Jews have been in New Zealand since the earliest days of European settlement in the early nineteenth century. Quite a number arrived during the gold rush days and were to be found predominantly on the West Coast of the South Island. In 1890 Polish and Russian Jews arrived, fleeing oppression under the Tsar.
Then, prior to World War II, about 1,000 Jewish refugees from Central Europe settled in New Zealand. About 500 came to Wellington. Subsequent small waves of immigration were associated with the Hungarian uprising in 1956 and the attempts by HIAS (the Hebrew Immigration Assistance Society) to bring Jews here from the former Soviet Union. Most recently there has been a small influx from South Africa, most of whom settled in Auckland. A number of Israelis have also settled here in recent years.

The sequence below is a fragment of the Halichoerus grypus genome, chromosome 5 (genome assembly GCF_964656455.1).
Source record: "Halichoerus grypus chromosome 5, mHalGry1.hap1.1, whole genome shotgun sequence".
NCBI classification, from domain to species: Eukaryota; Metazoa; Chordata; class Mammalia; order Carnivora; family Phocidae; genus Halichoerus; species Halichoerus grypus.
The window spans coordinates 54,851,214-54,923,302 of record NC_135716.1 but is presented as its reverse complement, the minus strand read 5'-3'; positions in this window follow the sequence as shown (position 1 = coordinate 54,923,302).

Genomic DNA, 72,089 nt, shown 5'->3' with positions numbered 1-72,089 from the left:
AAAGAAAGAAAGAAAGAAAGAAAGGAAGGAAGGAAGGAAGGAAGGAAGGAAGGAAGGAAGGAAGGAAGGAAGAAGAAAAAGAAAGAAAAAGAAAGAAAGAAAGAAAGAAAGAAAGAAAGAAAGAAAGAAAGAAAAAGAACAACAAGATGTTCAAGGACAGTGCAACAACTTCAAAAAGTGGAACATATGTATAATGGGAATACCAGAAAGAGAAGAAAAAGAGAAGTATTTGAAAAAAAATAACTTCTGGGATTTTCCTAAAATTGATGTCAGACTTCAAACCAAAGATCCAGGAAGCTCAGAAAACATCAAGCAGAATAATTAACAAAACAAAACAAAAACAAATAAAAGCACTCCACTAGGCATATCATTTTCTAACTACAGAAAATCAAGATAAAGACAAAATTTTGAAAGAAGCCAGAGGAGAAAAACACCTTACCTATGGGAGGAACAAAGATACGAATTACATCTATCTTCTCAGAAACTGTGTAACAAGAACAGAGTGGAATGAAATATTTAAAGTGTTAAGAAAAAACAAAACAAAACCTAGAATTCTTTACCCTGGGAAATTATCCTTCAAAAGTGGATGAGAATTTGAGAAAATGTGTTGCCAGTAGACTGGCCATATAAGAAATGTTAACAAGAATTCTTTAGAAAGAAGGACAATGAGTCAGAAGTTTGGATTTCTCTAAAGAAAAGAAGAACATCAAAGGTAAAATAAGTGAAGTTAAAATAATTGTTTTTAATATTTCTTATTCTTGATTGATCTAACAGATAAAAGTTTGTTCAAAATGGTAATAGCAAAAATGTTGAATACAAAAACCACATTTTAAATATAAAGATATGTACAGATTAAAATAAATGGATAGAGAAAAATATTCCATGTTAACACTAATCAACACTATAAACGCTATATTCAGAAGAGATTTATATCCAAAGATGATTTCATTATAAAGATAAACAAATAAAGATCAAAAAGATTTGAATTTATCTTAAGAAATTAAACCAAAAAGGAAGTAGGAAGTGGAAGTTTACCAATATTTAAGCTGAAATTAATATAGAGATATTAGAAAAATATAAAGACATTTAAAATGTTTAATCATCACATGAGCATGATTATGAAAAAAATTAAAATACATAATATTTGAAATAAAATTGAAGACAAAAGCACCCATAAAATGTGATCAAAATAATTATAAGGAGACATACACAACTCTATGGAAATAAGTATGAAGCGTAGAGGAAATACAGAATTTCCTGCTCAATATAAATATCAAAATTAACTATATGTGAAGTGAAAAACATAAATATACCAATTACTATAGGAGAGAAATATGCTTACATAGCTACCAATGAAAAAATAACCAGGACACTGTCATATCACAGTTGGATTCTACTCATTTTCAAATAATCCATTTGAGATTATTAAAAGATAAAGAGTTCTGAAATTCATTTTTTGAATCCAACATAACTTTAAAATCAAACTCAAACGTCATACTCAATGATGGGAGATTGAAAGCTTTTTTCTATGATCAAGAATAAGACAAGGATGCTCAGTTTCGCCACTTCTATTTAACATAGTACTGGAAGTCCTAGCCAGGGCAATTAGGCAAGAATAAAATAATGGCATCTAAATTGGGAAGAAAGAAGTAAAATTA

The largest centre of Jewish population in New Zealand is Auckland, which, with a population of around 1.1 million, is New Zealand’s largest city. New Zealand’s total population is 3.7 million. Three quarters of the resident population lives in the North Island. The self-identified Jewish population is around 4,700 (1996 census) which is 0.13% of the overall population. Numbers have been higher (around 5 – 6,000) but many Jewish families, or young people, have moved to larger communities overseas (especially Australia).
While it is impossible to provide a good estimate, there are believed to be significant numbers of Jews around New Zealand who are not affiliated to any congregation and who do not participate in organised Jewish activity. There has been substantial assimilation, perhaps inevitable in a small diaspora community.
See our NZ web links page for Jewish NZ site listings.